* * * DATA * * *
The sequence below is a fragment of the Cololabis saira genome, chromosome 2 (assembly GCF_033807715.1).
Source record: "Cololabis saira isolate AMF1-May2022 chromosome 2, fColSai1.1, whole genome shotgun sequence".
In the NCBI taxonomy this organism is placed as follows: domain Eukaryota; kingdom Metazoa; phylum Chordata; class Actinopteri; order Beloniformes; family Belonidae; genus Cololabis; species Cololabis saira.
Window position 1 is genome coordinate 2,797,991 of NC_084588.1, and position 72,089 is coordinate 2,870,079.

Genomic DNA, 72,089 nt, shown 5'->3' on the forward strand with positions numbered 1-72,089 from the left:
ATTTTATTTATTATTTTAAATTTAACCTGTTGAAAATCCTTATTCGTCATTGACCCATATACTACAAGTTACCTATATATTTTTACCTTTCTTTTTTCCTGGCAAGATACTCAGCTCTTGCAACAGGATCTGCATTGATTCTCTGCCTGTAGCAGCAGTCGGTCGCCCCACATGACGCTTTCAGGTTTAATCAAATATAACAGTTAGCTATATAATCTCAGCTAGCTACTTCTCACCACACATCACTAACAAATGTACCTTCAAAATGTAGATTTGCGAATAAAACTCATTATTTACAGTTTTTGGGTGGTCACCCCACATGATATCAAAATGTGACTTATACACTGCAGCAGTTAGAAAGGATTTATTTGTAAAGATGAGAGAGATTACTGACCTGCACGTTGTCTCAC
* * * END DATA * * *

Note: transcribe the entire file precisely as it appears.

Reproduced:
The sequence below is a fragment of the Cololabis saira genome, chromosome 2 (assembly GCF_033807715.1).
Source record: "Cololabis saira isolate AMF1-May2022 chromosome 2, fColSai1.1, whole genome shotgun sequence".
In the NCBI taxonomy this organism is placed as follows: domain Eukaryota; kingdom Metazoa; phylum Chordata; class Actinopteri; order Beloniformes; family Belonidae; genus Cololabis; species Cololabis saira.
Window position 1 is genome coordinate 2,797,991 of NC_084588.1, and position 72,089 is coordinate 2,870,079.

Genomic DNA, 72,089 nt, shown 5'->3' on the forward strand with positions numbered 1-72,089 from the left:
ATTTTATTTATTATTTTAAATTTAACCTGTTGAAAATCCTTATTCGTCATTGACCCATATACTACAAGTTACCTATATATTTTTACCTTTCTTTTTTCCTGGCAAGATACTCAGCTCTTGCAACAGGATCTGCATTGATTCTCTGCCTGTAGCAGCAGTCGGTCGCCCCACATGACGCTTTCAGGTTTAATCAAATATAACAGTTAGCTATATAATCTCAGCTAGCTACTTCTCACCACACATCACTAACAAATGTACCTTCAAAATGTAGATTTGCGAATAAAACTCATTATTTACAGTTTTTGGGTGGTCACCCCACATGATATCAAAATGTGACTTATACACTGCAGCAGTTAGAAAGGATTTATTTGTAAAGATGAGAGAGATTACTGACCTGCACGTTGTCTCAC